Under this analysis, it is clear that the RICO claim presented in the case at bar is pre-empted by the NLRA because each of the predicate acts alleged in the complaint is based solely upon labor law violations. As the defendants point out, the conduct alleged in the complaint is all part of one scheme to deprive the plaintiffs of democratic participation in the selection of a union. This claim is actionable only by virtue of sections 7 and 8 of the NLRA. *fn1" The RICO claim is therefore pre-empted by the NLRA.

 B. RICO Pattern Requirement

 The defendants also argue that the complaint fails to establish a "pattern of racketeering" under RICO. The Supreme Court recently addressed the pattern requirement, holding that a pattern of racketeering is established when there is proof that (1) the predicate acts are related; and (2) the acts "amount to, or that they otherwise constitute a threat of, continuing racketeering activity." H.J. Inc. v. Northwestern Bell Telephone Co., 492 U.S. 229, 109 S. Ct. 2893, 2900, 106 L. Ed. 2d 195 (1989) (emphasis in original).

 To demonstrate continuity over a closed period of time, as is the situation in the case at bar, the party must prove "a series of related predicates extending over a substantial period of time. Predicate acts extending over a few weeks or months and threatening no future criminal conduct do not satisfy this requirement: Congress was concerned in RICO with long-term criminal conduct." Id. 109 S. Ct. at 2902. The Seventh Circuit has identified four factors to be considered in making the continuity determination: (1) the number and variety of the predicate acts and the length of time over which they were committed; (2) the number of victims; (3) the presence of separate schemes; and (4) the occurrence of distinct injuries. Triad Assocs., Inc. v. Chicago Housing Auth., 892 F.2d 583 (7th Cir. 1989).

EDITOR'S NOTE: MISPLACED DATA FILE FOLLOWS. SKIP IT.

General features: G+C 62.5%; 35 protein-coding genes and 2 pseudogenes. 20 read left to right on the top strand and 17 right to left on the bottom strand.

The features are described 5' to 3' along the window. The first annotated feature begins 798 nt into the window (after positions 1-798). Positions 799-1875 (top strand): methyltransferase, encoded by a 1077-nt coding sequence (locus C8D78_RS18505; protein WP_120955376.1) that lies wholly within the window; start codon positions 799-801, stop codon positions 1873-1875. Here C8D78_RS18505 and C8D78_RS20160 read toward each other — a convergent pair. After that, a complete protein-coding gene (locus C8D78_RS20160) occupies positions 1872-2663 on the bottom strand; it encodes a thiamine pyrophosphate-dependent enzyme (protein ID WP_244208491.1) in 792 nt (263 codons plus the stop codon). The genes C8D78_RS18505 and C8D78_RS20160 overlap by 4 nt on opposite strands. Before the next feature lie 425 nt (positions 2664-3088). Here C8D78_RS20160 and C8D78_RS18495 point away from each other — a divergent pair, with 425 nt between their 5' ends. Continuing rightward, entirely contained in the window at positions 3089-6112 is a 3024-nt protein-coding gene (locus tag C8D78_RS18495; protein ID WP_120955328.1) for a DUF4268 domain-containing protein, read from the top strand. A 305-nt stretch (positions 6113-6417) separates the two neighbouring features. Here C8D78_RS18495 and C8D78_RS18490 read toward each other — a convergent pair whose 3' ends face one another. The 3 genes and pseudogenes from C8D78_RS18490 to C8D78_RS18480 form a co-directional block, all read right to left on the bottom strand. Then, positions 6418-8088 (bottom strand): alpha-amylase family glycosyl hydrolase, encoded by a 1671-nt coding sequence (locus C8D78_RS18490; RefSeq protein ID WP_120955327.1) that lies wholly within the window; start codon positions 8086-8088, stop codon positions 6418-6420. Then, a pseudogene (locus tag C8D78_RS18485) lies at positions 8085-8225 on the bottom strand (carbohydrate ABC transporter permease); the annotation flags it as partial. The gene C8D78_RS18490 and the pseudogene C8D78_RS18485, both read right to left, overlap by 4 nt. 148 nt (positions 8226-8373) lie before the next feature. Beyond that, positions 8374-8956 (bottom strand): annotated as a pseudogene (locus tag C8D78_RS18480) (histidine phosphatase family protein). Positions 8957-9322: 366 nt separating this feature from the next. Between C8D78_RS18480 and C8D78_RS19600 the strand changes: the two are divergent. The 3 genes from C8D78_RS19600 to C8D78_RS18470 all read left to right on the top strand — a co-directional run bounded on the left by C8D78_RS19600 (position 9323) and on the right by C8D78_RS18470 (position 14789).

In this case, the predicate acts alleged in the complaint took place over a period of about eighteen months. However, the acts are all related to one scheme -- the plaintiffs' attempts to form a union at defendant Gencorp's plant during 1986 and 1987. Thus, only one distinct injury is alleged: interference with the plaintiffs' right to democratic participation in the selection of a union.

 The Court also notes that the alleged predicate acts are primarily based upon mail and wire fraud. The Seventh Circuit has consistently held that multiple acts of mail and wire fraud in furtherance of a single episode or scheme are insufficient to establish a pattern of racketeering. Triad Assocs., 892 F.2d at 595; Ashland Oil, Inc. v. Arnett, 875 F.2d 1271, 1278-79 (7th Cir. 1989); Lipin Enter. Inc. v. Lee, 803 F.2d 322, 325 (7th Cir. 1986).

 Moreover, there is no evidence suggesting that this conduct will recur in the future. Thus, the Court finds that the continuity requirement is not met. See also Homes by Michelle, Inc. v. Federal Savings Bank, 733 F. Supp. 1495, 1502 (N.D. Ga. 1990) (no continuity where the alleged activity involved a single scheme over two years and no activity projected into the future).

  C. Specificity of Pleadings and Constitutionality

 Because the Court finds that the plaintiffs' complaint must be dismissed on the grounds of pre-emption and failure to state a cause of action, it is unnecessary to reach the other issues raised in the defendants' motion.

 III. Summary

 Based upon the foregoing analysis, the Court GRANTS the defendants' Motion to Dismiss (Document No. 19).